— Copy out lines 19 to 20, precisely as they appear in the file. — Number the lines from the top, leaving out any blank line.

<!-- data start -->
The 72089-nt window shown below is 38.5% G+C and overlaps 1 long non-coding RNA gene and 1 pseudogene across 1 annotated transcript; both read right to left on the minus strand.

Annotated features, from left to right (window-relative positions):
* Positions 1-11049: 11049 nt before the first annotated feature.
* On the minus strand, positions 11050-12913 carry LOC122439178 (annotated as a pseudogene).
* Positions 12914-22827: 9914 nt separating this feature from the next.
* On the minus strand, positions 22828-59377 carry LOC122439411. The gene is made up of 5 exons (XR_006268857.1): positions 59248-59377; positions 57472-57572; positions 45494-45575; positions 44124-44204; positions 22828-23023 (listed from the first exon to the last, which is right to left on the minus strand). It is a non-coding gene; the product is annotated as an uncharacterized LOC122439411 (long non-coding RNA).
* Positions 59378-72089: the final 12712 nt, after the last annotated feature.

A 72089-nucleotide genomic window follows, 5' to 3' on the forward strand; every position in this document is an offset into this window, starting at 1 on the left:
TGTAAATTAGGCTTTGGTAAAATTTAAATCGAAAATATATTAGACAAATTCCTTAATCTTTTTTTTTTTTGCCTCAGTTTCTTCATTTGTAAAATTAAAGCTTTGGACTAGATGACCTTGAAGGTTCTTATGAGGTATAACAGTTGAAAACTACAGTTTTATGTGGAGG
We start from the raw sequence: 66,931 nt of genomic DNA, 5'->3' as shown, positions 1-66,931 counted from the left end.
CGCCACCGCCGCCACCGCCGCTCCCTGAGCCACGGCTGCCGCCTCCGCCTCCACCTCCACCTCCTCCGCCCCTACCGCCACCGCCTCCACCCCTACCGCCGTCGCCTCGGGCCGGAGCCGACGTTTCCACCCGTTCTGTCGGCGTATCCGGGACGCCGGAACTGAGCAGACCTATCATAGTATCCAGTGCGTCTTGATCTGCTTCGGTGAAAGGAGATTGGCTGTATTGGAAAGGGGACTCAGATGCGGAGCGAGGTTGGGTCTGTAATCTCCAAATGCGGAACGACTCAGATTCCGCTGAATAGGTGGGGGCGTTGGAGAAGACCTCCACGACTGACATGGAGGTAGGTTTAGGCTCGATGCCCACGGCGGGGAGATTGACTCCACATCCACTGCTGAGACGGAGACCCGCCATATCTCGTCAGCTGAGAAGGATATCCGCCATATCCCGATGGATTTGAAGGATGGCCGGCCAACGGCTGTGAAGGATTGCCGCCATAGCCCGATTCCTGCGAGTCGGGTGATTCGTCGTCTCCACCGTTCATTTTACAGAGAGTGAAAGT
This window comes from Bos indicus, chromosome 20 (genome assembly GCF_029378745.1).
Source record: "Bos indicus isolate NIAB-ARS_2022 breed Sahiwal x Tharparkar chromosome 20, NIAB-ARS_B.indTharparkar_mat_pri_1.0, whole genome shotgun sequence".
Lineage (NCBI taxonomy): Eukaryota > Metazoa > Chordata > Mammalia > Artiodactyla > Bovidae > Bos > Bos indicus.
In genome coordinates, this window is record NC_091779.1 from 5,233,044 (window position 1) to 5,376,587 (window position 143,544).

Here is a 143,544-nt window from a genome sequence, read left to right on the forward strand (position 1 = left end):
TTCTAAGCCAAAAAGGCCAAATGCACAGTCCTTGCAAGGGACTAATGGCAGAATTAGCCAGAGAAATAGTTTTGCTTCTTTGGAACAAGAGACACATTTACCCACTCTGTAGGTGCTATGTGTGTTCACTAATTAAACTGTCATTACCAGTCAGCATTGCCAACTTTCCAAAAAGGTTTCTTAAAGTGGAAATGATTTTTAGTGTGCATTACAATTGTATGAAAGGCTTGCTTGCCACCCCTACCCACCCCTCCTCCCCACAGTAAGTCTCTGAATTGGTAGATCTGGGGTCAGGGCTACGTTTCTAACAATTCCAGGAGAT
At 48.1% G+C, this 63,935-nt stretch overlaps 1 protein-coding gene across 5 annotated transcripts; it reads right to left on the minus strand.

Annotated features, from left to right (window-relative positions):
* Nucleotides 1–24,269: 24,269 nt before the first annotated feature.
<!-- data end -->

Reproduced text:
Annotated features, from left to right (window-relative positions):
* Nucleotides 1–24,269: 24,269 nt before the first annotated feature.